John and Samantha Allen, both 23, entered not guilty pleas to first-degree murder, conspiracy and multiple counts of felony child abuse in Maricopa County Superior Court stemming from the girl's death last month.
But investigators say family members fabricated the story to cover their actions, and that the girl had been locked in the box to discipline her for stealing a Popsicle.
They said she had been physically abused by family members for at least a year.
Investigators said Samantha Allen, the girl's cousin, watched as her husband John locked the girl inside the box, and both then fell asleep.
The Allens remain custody in lieu of a $1 million cash bond.
The girl's grandmother, Judith Deal, 72, and Cynthia Stoltzmann, 44, her aunt and legal guardian, also pleaded not guilty to multiple counts of felony child abuse in the case.
Police said Deal and Stoltzmann were not present during the incident.
They are in jail on a $500,000 cash bond.
"This child died at the hands of those who were supposed to love and care for her," said Sergeant Trent Crump, a spokesman for the Phoenix police. "This case has turned the stomachs of some of most seasoned detectives."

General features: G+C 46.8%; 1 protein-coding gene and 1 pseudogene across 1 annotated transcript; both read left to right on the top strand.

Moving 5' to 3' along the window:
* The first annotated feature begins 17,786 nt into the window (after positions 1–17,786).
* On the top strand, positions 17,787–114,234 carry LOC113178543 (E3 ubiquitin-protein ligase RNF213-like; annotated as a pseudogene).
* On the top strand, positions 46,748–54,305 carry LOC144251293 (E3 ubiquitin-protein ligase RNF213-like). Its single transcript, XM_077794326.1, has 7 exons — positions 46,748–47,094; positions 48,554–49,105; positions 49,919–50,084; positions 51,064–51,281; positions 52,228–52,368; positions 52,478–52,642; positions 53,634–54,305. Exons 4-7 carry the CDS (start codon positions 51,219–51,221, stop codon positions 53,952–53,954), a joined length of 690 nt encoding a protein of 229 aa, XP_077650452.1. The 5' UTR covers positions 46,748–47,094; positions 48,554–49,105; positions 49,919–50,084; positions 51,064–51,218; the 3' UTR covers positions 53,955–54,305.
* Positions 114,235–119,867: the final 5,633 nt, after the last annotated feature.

Crump said that when Ame was first caught, the Allens forced her to perform exercises, such as jumping jacks, running in circles and back bends, for over an hour.
They then ordered her to climb in the storage chest before locking it with a padlock.
She was found dead the next morning, apparently having suffocated.
Police said the child was 4 feet, 2 inches tall and weighed just 59 pounds.
The box she was locked in was less than 3 feet long, 14 inches wide and about a foot deep.
The girl was very dirty and wearing soiled clothes when found, with marks on her right knee apparently from "forceful contact with the interior lid," investigators reported.
Crump said she routinely slept in the shower with no pillow or cover after having wet her bed.
Crump said detectives were still investigating how the child ended up in the custody of her aunt but said she was one of over a dozen children who were living in that home and another with various family members.